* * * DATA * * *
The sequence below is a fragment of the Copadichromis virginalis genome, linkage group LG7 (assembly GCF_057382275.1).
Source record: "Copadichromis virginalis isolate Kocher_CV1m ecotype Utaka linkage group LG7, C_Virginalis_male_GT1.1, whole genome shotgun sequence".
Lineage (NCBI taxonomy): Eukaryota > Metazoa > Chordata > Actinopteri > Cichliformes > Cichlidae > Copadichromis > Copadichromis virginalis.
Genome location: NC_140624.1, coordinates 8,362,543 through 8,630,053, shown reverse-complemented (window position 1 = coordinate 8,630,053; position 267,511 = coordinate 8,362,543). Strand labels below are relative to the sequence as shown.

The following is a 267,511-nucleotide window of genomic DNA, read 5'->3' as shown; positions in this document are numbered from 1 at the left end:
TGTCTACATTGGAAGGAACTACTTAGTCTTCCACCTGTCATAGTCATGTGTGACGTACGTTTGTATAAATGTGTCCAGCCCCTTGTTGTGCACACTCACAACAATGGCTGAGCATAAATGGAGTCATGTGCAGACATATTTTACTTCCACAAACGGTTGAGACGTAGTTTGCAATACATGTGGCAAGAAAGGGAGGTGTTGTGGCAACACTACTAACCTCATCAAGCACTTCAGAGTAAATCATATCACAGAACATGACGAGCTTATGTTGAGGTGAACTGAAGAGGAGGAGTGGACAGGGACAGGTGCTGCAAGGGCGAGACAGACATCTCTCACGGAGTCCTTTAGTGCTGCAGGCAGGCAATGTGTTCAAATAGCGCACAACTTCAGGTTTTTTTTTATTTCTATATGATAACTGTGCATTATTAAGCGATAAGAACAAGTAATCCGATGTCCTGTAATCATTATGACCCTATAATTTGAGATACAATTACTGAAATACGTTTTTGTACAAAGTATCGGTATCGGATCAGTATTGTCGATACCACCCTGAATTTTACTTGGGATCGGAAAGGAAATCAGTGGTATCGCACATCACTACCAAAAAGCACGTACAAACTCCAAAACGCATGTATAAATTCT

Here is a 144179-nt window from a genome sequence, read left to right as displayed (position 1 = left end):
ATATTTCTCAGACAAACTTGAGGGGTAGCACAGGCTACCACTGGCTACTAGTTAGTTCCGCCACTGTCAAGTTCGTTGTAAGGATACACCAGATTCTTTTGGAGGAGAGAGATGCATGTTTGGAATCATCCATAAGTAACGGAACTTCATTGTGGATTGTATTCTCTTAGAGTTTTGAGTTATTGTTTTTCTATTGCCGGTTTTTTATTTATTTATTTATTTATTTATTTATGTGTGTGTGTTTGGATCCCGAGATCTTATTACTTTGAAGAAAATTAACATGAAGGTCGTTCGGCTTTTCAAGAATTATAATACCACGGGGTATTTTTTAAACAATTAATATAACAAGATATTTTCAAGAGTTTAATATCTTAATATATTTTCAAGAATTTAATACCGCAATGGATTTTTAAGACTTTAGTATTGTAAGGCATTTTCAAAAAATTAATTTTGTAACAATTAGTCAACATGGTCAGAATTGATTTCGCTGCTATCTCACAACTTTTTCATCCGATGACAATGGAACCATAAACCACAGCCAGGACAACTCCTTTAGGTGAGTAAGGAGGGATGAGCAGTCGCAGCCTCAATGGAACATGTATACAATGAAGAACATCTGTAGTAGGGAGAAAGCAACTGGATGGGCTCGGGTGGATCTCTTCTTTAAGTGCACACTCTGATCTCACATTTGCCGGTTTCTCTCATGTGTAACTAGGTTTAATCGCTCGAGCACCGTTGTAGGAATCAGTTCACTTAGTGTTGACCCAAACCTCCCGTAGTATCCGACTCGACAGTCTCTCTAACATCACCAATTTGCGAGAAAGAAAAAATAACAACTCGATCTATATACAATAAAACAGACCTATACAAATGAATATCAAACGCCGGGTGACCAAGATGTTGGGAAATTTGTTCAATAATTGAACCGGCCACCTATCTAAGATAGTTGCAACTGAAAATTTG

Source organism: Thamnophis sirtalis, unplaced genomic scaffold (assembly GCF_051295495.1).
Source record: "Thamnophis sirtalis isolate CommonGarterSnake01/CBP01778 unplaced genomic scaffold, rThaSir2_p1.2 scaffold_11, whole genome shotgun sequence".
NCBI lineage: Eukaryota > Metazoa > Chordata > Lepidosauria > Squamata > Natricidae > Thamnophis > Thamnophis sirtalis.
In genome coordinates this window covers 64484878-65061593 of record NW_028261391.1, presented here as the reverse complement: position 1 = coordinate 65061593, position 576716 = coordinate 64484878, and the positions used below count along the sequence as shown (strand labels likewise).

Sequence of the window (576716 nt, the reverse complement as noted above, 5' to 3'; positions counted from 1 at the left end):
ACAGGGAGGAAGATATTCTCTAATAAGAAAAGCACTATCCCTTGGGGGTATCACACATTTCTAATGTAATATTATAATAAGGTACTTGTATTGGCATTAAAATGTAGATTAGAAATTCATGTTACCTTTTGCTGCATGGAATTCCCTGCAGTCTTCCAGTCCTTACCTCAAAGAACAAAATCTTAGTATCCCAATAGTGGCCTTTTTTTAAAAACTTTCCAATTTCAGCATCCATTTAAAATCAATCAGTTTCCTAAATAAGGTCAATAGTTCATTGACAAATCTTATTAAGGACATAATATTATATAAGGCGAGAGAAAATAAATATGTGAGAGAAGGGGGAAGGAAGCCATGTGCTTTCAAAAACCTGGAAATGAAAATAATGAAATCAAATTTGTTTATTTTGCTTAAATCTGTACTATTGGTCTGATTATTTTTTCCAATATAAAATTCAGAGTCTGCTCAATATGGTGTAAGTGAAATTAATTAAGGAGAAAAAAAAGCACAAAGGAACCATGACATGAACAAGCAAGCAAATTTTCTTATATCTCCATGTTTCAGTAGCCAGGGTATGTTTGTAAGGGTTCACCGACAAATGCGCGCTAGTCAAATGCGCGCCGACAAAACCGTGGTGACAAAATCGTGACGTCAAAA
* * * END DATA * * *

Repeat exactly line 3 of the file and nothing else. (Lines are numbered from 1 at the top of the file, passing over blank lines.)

Lineage (NCBI taxonomy): Eukaryota > Metazoa > Chordata > Actinopteri > Cichliformes > Cichlidae > Copadichromis > Copadichromis virginalis.